Identify and Research Your Keywords

Identify and Research Your Keywords
he customer buying cycle is an interesting phenomena.  On page 82, you can see a diagram of the typical buying cycle. It doesn’t matter what you’re buying—a new car, hairspray, or attorney services—there’s a specific subconscious process we all follow. It’s human nature.
Think about it. What was the last significant purchase you made?
If you’re like most people, when you think back, it probably started with a problem you wanted solved.
Now a problem doesn’t have to be a major catastrophe; a problem can be some common everyday scenario like wanting to look good for an upcoming school reunion, generating more customers for your business, or where to take your special someone for your anniversary.

To be able to solve your problem, depending on your current level of market knowledge, you may need to do some research (e.g., you may already have a favorite romantic restaurant or maybe you haven’t purchased a fashionable item of clothing in the last ten years). Research could entail visiting your local mall, performing a Google search, reading Amazon reviews, or asking your family or friends for recommendations. After gathering information, the next step is to evaluate options—not necessarily from a logical perspective, but from an emotional one—such as how will this product or solution make you feel?
When a solution feels right, all that’s left is finding a great logical reason to go ahead and buy, but remember “the mind will justify what the heart has already decided,” as Roy H. Williams repeats over and over again in his many teachings.
After you’ve purchased your product or service, if you truly love it you might become a raving fan and start telling other people about it. People do this for two main reasons:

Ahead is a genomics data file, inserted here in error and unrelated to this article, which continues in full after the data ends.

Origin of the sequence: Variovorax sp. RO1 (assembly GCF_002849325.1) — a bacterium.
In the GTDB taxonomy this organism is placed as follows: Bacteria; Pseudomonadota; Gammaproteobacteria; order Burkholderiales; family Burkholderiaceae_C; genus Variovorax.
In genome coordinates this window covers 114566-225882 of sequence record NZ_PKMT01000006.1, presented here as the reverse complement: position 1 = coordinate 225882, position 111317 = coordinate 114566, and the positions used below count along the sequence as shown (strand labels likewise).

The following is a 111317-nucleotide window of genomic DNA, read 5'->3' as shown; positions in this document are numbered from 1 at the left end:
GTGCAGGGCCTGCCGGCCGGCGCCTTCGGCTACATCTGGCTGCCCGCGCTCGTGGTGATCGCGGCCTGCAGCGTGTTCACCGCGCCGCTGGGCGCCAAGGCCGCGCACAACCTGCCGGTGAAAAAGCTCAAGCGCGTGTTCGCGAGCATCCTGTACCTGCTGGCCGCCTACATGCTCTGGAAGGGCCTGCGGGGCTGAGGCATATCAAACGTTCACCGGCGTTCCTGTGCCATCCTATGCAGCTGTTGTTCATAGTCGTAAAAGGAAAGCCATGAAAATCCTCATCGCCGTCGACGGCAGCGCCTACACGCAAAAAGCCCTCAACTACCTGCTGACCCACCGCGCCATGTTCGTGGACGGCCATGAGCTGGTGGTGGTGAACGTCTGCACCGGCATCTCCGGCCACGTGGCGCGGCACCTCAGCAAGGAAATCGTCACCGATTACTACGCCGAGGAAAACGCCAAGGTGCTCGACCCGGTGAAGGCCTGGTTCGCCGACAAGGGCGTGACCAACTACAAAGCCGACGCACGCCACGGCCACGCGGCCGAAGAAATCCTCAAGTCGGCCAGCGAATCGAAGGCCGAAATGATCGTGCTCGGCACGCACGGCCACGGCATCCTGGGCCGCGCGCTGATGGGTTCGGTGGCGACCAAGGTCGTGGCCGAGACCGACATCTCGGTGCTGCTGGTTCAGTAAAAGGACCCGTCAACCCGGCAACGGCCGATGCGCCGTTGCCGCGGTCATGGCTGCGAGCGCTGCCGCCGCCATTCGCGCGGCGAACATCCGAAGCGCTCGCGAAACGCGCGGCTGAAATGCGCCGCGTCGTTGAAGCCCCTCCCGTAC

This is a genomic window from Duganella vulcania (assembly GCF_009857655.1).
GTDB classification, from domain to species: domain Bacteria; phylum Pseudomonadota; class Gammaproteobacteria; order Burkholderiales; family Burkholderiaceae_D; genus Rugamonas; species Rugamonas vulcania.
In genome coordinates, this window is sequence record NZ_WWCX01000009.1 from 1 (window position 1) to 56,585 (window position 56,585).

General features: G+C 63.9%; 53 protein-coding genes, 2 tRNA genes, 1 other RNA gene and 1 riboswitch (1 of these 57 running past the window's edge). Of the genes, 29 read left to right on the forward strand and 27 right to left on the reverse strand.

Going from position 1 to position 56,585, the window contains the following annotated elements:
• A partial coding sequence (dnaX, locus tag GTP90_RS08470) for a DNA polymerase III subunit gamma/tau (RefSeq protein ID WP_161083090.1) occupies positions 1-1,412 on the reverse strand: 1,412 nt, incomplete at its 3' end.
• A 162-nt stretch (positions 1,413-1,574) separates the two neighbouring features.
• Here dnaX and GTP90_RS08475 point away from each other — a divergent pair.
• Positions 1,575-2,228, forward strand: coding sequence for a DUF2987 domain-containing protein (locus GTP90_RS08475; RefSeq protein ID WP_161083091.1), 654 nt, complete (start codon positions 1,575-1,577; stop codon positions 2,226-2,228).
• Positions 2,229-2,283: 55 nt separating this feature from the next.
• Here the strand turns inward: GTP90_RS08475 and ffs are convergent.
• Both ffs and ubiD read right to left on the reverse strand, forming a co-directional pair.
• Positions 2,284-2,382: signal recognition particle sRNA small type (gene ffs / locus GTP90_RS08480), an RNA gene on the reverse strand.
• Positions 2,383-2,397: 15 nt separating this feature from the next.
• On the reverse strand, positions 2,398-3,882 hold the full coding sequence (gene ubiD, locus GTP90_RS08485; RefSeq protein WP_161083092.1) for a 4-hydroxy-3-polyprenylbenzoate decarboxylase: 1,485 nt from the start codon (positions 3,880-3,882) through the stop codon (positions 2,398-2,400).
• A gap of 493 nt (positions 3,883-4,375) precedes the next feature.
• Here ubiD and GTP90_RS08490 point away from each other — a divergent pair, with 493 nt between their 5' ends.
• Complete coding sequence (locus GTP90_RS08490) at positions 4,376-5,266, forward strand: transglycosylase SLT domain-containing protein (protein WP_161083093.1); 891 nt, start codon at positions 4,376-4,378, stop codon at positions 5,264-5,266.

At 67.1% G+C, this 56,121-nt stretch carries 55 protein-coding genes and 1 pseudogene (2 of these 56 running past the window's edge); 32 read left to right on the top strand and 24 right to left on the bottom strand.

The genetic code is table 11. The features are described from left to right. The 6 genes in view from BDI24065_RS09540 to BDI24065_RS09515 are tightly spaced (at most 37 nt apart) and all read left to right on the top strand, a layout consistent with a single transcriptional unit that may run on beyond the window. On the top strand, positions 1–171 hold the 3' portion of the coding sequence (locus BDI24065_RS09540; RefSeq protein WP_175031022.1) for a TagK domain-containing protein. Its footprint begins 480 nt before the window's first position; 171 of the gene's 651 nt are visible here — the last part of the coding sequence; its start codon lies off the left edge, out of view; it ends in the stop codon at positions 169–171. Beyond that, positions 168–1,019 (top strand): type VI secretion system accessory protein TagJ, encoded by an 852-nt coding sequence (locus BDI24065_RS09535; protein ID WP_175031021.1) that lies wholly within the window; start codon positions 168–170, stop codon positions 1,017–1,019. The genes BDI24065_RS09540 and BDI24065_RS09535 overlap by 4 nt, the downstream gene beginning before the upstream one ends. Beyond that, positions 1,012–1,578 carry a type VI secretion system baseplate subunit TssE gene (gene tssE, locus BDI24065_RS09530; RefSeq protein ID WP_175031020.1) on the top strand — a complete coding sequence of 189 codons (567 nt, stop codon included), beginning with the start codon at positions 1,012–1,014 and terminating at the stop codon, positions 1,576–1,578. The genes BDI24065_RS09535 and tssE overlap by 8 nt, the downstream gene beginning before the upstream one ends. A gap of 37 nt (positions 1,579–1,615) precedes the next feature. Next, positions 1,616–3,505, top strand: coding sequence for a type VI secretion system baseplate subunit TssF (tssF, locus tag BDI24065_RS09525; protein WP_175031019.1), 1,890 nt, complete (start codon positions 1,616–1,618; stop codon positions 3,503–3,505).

1.To help others.
2.To further justify their buying decision. If their friends buy the same solution and love it, they’ll feel better about their purchasing decision.
This last level is called Brand Ambassador and where we strive for all of our customers to end up. And in a nutshell, that’s basically the customer buying cycle.
Don’t confuse Google AdWords with Facebook Advertising. They are two completely different animals. In fact, a lot of the skills needed to be great on Google AdWords don’t really carry over to Facebook. In some ways, AdWords is actually easier than Facebook Advertising (but also more expensive).
The reason for this is because people searching on Google or YouTube are already showing intent. They’re actively looking for a solution to their problem so we have an idea of the conversation that might be going on inside their head.
If we look back at the customer buying cycle, Google or YouTube Searchers are beyond the first step of the buying cycle and already into the second step: “Interest.”
Think about it.
What was the last thing you Googled? Were you looking for an answer to a question or trying to solve a problem?
So when advertising on AdWords, offering a specific solution to a specific problem is a winning strategy. If your water pipe bursts in your basement, and you see an ad saying “We fix broken water pipes, we won’t rip you off and can be there in 30 minutes,” you’re probably going to click that ad, right?
But the previous plumbing ad example would be a disaster on Facebook.
Because Facebook Advertising is interruption marketing.
NO ONE on Facebook is actively looking for a solution. In fact, chances are they’re looking for the exact opposite. They’re looking for an escape like catching up with family or friends or watching the latest viral video.
You’ve probably heard Facebook collects an incredible amount of data on its users including what websites they visit, what they like, and what they click on. MIT’s Technology Review states it’s “the most extensive data set EVER assembled on human social behavior.” 
Identify and Research Your Keywords Identify and Research Your Keywords Reviewed by chandutech on April 26, 2019 Rating: 5

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